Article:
Most plant pathogens invade the apoplasm by releasing pectolytic enzymes which facilitate the spread of the invading organism. Bacteria frequently infect plants by gaining entry to the tissue via the stomata. Having entered the plant they spread and multiply in the intercellular spaces. With bacterial vascular diseases, the infection is spread within the plants through the xylem.
Once within the plant, the bacteria need to be able to scavenge iron from the two main iron-transporting ligands, nicotianamine and citrate. To do this they produce siderophores, thus the enterobacterial Erwinia chrysanthemi produces two siderophores, chrysobactin and achromobactin. Xanthomonas group of plant pathogens produce xanthoferrin siderophores to scavenge the iron.
Like in humans, plants also possess siderophore binding proteins involved in host defense, like the major birch pollen allergen, Bet v 1, which are usually secreted and possess a lipocalin-like structure.
Pathogenic bacteria and fungi have developed the means of survival in animal tissue. They may invade the gastro-intestinal tract (Escherichia, Shigella and Salmonella), the lung (Pseudomonas, Bordatella, Streptococcus and Corynebacterium), skin (Staphylococcus) or the urinary tract (Escherichia and Pseudomonas). Such bacteria may colonise wounds (Vibrio and Staphylococcus) and be responsible for septicaemia (Yersinia and Bacillus). Some bacteria survive for long periods of time in intracellular organelles, for instance Mycobacterium. (see table). Because of this continual risk of bacterial and fungal invasion, animals have developed a number of lines of defence based on immunological strategies, the complement system, the production of iron–siderophore binding proteins and the general "withdrawal" of iron.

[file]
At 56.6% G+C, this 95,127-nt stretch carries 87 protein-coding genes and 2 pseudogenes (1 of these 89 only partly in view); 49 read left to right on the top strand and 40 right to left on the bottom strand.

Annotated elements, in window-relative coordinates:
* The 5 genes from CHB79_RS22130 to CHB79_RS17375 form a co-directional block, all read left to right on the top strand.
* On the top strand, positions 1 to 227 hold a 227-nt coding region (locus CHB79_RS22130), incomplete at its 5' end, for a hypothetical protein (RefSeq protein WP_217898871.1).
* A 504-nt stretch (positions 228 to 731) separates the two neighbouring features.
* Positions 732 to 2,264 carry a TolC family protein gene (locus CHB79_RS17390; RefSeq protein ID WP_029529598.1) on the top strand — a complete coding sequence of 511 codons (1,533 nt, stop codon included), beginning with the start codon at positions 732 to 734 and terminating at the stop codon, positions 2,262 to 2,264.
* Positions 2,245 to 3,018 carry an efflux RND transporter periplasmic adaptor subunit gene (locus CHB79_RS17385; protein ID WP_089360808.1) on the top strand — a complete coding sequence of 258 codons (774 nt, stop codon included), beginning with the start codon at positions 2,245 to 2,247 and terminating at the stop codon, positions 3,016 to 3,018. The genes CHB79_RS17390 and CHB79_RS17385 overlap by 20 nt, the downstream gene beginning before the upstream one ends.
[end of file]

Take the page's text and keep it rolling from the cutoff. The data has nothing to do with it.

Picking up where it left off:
|Intestinal infections||Escherichia coli||Enterobactin|